A surrogate baby born to an Indian mother could end up with no parents after the Japanese couple who paid for her split up.
Her natural and adoptive mothers have said they do not want the 11-day-old baby and her father is barred as a single man by Indian law from adopting her.
Ikufumi Yamada, 45, and his then-wife Yuki Yamada, 41, signed a surrogacy agreement with Priti Patel last November. Commercial surrogacy has been legal in India since 2002 and the child born of such an agreement is then legally adopted by its biological parents.
But because he divorced shortly before the baby was born, Yamada cannot adopt the girl currently in a hospital in Jaipur city in western Rajasthan state, said Dr Sanjay Arya, the doctor looking after the child.
The surrogate mother has also left the child, who is now being looked after by Yamada's mother.
"The grandmother becomes very emotional when she is told that the child cannot be taken out of India. The lawmakers will have to find some solution for this," Dr Arya said.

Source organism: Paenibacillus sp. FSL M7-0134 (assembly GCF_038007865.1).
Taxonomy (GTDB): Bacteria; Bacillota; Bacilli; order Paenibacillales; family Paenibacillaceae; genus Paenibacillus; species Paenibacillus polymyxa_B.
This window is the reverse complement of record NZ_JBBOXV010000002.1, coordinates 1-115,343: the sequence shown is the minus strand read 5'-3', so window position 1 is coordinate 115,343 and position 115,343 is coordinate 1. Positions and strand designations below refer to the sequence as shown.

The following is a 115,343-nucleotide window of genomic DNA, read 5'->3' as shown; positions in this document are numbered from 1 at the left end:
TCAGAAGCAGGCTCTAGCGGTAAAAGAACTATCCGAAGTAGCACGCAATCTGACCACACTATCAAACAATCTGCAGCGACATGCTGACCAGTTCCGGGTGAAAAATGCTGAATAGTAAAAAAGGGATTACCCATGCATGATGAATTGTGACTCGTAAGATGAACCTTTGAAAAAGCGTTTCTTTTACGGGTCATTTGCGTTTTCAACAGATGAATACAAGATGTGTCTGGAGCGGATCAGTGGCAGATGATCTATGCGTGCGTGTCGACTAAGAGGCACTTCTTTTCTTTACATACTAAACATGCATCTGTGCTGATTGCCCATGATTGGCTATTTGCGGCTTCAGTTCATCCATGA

Without adoption papers the baby girl cannot be issued a passport or leave the country, he said.
Experts say commercial surrogacy is growing in India.
Although no reliable numbers track such pregnancies nationwide, doctors work with surrogates in virtually every major city. The women are impregnated in-vitro with the egg and sperm of couples from all over the world who are unable to conceive on their own.
Surrogate mothers, often poor women with little education, earn up to £2,500 plus all medical costs, for the service.